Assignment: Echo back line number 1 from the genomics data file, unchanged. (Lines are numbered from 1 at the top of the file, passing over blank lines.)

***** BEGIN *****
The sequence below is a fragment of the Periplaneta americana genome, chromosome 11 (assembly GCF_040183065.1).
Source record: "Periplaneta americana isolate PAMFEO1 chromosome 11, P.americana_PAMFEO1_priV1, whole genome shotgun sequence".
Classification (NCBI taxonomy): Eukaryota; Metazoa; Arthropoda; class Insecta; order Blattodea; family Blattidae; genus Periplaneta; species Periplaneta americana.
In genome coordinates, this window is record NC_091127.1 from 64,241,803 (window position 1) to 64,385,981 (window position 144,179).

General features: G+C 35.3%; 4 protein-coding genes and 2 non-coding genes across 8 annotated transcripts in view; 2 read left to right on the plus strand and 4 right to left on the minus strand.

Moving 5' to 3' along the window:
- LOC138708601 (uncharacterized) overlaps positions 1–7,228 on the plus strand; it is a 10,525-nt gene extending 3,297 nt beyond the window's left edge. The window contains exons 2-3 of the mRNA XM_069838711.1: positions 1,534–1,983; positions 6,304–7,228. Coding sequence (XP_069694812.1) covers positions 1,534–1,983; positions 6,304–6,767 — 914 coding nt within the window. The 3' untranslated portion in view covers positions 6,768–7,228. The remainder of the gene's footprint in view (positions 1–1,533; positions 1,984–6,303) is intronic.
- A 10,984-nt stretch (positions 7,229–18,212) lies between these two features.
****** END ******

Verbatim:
The sequence below is a fragment of the Periplaneta americana genome, chromosome 11 (assembly GCF_040183065.1).